Take part in the National Mental Health at Work Survey 2018

Take part in the National Mental Health at Work Survey 2018

Take part in the National Mental Health at Work Survey 2018

That's why Mental Health First Aid England has launched the Address Your Stress toolkit, a free practical resource to help employers and employees identify the sources and signs of stress and take steps to help reduce the impact. Elaine Ducharme visited the show to discuss the history of mental illness and what we can do to improve our overall health.

"Stress is caused by so many things in our lives, things like debt, housing problems - sometimes it's about our own pressure we put on ourselves, whether it's pressure to do well in our education, or pressure to look good, or pressure at work, so there's lots of factors that give us stress in our lives".

Siobhan Kenny, Chief Executive at Radiocentre, said: "Radio is coming together in a United Kingdom first today to shine a light on the important issue of mental health". Generally, around one in four people in Scotland are estimated to be affected by mental illness in any one year, so even if you personally don't experience a problem, it is inevitable that someone close to you will.

Thousands took part in the 2016 and 2017 surveys and we need your help to make 2018 the biggest yet. It's a simple action which can help people find the right support early on, which we know helps to prevent problems from worsening.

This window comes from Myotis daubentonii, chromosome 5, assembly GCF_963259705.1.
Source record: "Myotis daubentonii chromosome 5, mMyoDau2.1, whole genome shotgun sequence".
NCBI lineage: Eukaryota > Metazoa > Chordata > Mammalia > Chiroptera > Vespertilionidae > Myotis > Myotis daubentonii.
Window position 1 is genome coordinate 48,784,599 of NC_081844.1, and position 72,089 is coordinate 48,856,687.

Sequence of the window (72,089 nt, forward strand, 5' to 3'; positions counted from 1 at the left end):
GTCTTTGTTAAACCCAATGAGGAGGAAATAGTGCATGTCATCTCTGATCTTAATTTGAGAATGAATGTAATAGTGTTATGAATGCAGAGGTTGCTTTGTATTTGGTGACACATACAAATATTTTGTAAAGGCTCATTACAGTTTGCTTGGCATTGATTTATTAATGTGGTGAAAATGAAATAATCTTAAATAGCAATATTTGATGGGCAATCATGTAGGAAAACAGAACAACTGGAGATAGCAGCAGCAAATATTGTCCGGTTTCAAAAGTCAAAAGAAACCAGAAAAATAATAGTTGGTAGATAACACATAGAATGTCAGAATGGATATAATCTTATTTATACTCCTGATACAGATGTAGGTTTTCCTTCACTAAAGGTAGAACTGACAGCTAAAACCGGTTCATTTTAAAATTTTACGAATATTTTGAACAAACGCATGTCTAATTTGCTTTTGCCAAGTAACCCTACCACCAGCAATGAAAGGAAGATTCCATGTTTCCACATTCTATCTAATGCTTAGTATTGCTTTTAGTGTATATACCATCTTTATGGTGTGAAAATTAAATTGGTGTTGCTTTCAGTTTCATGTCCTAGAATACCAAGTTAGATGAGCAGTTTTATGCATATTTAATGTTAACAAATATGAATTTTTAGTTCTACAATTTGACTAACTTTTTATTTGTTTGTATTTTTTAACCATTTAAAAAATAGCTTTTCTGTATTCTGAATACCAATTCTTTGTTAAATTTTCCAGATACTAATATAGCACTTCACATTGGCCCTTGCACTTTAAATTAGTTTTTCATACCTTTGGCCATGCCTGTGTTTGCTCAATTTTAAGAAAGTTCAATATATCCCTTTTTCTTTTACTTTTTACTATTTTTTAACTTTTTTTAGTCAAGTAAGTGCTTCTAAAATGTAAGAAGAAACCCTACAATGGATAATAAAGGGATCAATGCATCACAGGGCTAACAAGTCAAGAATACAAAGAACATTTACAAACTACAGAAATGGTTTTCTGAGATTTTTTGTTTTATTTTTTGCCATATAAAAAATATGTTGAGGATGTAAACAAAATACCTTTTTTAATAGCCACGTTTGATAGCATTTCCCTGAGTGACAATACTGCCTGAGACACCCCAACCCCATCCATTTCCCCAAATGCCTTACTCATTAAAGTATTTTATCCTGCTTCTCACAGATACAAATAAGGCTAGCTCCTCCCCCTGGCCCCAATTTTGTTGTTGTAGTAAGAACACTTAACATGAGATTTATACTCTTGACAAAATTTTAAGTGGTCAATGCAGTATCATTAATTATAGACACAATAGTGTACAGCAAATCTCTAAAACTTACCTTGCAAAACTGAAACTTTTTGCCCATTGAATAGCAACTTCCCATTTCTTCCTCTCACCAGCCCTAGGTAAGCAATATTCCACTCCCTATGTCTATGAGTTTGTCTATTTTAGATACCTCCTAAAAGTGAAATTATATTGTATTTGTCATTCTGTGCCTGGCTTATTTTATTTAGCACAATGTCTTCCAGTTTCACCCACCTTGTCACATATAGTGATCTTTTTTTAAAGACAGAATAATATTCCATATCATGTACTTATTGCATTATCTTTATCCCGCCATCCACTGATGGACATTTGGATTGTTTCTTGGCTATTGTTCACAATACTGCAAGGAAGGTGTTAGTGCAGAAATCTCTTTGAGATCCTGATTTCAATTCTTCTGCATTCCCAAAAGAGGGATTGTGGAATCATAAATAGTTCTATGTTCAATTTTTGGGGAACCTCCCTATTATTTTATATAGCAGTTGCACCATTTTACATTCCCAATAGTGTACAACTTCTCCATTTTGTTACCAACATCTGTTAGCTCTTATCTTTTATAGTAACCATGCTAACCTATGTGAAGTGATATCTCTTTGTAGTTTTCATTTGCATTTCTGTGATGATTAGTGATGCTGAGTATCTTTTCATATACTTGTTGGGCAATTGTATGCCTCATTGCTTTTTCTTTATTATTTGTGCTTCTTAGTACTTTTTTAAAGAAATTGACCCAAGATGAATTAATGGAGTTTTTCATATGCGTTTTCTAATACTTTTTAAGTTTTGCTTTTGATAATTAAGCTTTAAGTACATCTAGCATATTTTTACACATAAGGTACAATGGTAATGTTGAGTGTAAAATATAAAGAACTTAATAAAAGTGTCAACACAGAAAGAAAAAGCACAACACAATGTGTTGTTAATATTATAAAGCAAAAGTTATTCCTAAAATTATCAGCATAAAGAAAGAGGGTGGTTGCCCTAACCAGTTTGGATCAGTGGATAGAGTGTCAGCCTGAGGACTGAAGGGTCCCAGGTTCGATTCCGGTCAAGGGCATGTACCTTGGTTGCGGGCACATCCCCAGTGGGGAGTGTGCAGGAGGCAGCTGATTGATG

The month also focuses on strategies for attaining mental health and wellness, as well as reducing the stigma that surrounds mental illness.

"Waiting lists and services, sadly, aren't always as quick as you'd like them to be but there's always loads of help online and loads of people who want to listen".

A strong workforce is at the centre of our plans so we are investing to provide 800 additional mental health workers in key locations such as A&E departments, GP practices, police stations and prisons.

59% say their organisation has a supportive framework in place to recruit employees with mental health issues and 60% to retain people with a disability or long-term health condition.

In the minute-message, the Duke of Cambridge said: "Just starting a conversation on mental health can make all the difference, when you talk about something you have less reason to fear it".

All of this work is underpinned by a significant financial commitment of £150 million over five years. This poignant moment of reflection, a first in United Kingdom radio, is a wonderful opportunity to help us improve how we support each other emotionally.

Latest News